The first nationwide poll on David Davis' shock decision to resign has shown unexpected levels of support for the former shadow home secretary.
A nationwide IpsosMORI pol for the Independent found 35 per cent of people would vote for Mr Davis if they lived in his Haltemprice and Howden constituency.
Only 23 per cent said they would not support him with 33 per cent saying they would not vote. In a sign of how the move has fascinated the public, only 9 per cent replied 'don't know'.
Nevertheless, more people thought Mr Davis was wrong to resign than thought he was right. Forty eight per cent said he was wrong while only 39 per cent said he was right. Those figures do not look as depressing for Mr Davis as one might think given previous polls have shown support for 42-day detention to rest on a higher margin.
Interestingly, men were more likely to think he was wrong than women and a majority of young people aged between 18 and 24 thought he was right.
Mr Brown has spent the morning defending the home secretary's 42-day powers. Speaking to the IPPR with Jacqui Smith, he said: "The protections are, in my view, there in the legislation. We have a duty for protections to be put in place."
But Mr Brown still felt the need to show he understood opponents' arguments, accepting the fact that British freedoms were what terrorists were ultimately trying to destroy.
He also announced an annual report by the information commissioner on surveillance in the UK which would then be debated by MPs.
Downing Street are denying the speech is a direct riposte to Mr Davis' resignation but are refusing to tell journalists whether it was planned before last Thursday's announcement.
While the poll was the first on Mr Davis actual resignation, previous surveys of attitudes after the announcement showed no effect on the Tories' lead.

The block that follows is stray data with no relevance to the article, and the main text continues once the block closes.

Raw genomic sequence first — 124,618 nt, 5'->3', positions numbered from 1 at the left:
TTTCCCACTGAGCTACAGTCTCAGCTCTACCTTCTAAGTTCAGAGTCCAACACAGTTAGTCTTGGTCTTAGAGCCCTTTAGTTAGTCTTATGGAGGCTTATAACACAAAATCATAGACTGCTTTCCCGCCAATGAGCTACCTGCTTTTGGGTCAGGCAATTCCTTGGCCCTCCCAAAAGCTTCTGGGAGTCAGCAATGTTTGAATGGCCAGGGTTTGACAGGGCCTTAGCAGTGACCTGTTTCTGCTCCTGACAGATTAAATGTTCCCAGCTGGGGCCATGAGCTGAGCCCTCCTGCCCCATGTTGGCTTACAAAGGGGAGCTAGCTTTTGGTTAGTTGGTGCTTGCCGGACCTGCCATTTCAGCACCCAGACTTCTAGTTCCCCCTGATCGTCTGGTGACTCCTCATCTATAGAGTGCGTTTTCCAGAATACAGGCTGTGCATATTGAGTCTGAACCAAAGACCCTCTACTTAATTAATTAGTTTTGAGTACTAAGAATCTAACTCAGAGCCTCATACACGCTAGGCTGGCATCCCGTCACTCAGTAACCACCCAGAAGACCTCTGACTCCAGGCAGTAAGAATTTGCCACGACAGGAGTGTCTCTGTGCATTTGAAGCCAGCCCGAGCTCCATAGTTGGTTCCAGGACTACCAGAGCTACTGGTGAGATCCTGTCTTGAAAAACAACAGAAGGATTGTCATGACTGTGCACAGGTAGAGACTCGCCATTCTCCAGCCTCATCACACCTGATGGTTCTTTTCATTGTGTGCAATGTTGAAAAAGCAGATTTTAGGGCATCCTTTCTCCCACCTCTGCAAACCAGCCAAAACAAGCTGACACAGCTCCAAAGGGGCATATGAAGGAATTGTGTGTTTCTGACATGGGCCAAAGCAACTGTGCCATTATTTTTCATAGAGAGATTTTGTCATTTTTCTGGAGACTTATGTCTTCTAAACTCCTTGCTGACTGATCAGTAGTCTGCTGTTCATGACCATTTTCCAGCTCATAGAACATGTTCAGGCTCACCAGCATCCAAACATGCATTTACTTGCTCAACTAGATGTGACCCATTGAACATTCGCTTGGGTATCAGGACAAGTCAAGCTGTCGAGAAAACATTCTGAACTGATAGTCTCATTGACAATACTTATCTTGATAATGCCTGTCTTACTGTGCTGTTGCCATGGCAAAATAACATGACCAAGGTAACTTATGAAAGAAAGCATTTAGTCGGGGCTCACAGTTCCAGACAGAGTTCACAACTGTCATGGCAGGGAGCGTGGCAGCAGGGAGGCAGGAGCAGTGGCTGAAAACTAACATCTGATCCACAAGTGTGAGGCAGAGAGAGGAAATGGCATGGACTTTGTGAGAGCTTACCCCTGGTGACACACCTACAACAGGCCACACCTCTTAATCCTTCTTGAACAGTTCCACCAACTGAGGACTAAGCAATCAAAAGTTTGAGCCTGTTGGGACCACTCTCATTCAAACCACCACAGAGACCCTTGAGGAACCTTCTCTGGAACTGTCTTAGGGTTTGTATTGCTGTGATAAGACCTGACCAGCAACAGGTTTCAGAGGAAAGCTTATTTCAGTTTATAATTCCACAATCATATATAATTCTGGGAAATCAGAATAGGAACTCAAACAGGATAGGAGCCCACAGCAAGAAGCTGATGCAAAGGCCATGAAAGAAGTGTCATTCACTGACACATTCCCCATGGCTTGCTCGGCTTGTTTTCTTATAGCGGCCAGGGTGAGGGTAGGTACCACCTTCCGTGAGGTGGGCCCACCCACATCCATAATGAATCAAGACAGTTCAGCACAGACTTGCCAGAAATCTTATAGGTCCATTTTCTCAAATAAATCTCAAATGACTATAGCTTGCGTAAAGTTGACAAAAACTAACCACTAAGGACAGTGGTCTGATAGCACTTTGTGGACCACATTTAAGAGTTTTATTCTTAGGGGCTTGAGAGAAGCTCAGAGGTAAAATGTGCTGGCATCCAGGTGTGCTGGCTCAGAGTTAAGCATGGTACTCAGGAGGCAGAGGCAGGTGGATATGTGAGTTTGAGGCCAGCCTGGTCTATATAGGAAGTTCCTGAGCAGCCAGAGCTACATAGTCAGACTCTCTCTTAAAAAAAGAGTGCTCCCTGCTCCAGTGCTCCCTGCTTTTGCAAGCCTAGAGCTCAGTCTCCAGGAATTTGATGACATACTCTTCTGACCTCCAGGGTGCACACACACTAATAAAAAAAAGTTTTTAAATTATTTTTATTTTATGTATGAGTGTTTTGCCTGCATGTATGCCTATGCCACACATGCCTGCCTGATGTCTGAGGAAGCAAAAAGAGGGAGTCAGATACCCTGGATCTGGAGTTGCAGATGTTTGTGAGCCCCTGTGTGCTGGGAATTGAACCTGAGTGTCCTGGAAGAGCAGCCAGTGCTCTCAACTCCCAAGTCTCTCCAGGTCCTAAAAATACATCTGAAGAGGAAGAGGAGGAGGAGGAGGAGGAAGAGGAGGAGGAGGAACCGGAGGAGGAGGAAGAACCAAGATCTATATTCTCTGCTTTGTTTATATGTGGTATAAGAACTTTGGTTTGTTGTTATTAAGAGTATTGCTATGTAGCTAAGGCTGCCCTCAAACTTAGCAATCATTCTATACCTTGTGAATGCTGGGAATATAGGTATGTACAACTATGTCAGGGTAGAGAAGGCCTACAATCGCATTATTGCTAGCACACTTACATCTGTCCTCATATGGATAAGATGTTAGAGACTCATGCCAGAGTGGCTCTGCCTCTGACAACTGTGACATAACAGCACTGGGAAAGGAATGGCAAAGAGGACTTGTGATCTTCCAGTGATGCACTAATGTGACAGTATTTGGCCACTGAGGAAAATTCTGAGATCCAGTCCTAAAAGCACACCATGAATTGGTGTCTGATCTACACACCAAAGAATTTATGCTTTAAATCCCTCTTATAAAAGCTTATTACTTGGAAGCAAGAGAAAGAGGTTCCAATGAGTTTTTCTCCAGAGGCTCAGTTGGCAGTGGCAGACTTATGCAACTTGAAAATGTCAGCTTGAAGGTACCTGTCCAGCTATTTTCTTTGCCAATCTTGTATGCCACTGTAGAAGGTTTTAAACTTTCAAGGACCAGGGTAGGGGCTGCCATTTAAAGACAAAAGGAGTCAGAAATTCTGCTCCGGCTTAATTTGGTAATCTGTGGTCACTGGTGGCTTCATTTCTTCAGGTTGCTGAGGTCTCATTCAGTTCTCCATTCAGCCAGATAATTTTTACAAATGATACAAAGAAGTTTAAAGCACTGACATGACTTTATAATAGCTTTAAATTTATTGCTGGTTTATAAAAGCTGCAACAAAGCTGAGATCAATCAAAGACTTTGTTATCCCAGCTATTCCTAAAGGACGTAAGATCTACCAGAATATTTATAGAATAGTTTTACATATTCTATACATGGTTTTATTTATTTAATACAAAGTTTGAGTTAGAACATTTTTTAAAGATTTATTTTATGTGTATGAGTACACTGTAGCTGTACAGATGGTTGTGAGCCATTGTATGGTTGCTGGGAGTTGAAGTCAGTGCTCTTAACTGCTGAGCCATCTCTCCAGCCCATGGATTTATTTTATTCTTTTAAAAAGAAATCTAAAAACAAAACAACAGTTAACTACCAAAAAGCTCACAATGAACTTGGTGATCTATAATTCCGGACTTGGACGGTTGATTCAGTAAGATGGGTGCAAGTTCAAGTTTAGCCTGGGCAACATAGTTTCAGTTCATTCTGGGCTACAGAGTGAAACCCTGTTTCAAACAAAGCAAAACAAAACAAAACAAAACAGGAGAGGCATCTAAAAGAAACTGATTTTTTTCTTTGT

A ComRes poll for the Independent on Sunday put the Tories on 44 per cent, unchanged from their last result. A YouGov poll for the Sunday Times found the Tories on 47 per cent , again unchanged.
A poll on Conservativehome.com, the website for Conservative members, found 65 per cent of those asked supported him.
In an article on the website explaining his position, Mr Davis wrote: "My conduct may seem eccentric in the eyes of some - but my motive is plain and simple.
"I have deliberately embarked upon an unorthodox course of action to dramatise the damage being done to the country I love, the mother of democracies, by the government's cavalier disregard for the liberties we have fought for down the centuries."
Sun columnist Kelvin MacKenzie has backed down from his early promises to stand against Mr Davis. It is understood executives at News International - the Murdoch-owned media group which controls the Sun - grew jittery at the idea.
Some believe the friendship between James Murdoch - chief executive of News Corporation - and David Cameron won the day. Others point to the Sun's habit of sticking with those parties it believes will win upcoming elections.
Recent Sun editorials have adopted a warmer tone towards Mr Davis, possibly stemming from the upsurge in support the politician has enjoyed from the general population.
"David Davis is an ego-driven maverick," wrote Trevor Kavanagh. "But he has struck a nerve with voters of all parties who are fed up with acting as bit-part players in a real-life Big Brother."
In an interesting twist, Labour MP for Medway Bob Marshall-Andrews has promised to campaign for Mr Davis, risking losing the party whip in the process
Mr Marshall-Andrews told The Observer newspaper: "They can't muzzle the whole of the party, and it seems to me foolish in the extreme in the present climate to start describing civil liberties as a stunt. I have had emails asking, 'Why does it take a Tory to say this?'"
Colonel Tim Collins, the army man made famous for his speech in the opening days of the second Iraq war, has also promised to campaign for the Tory renegade.
In a related deveopment Mr Davis has said he will launch a website to campaign for civil liberties.
The website, Daviddavisforfreedom.com, will act as a sounding board for debate on the subject ahead of his by-election campaign, Mr Davis said.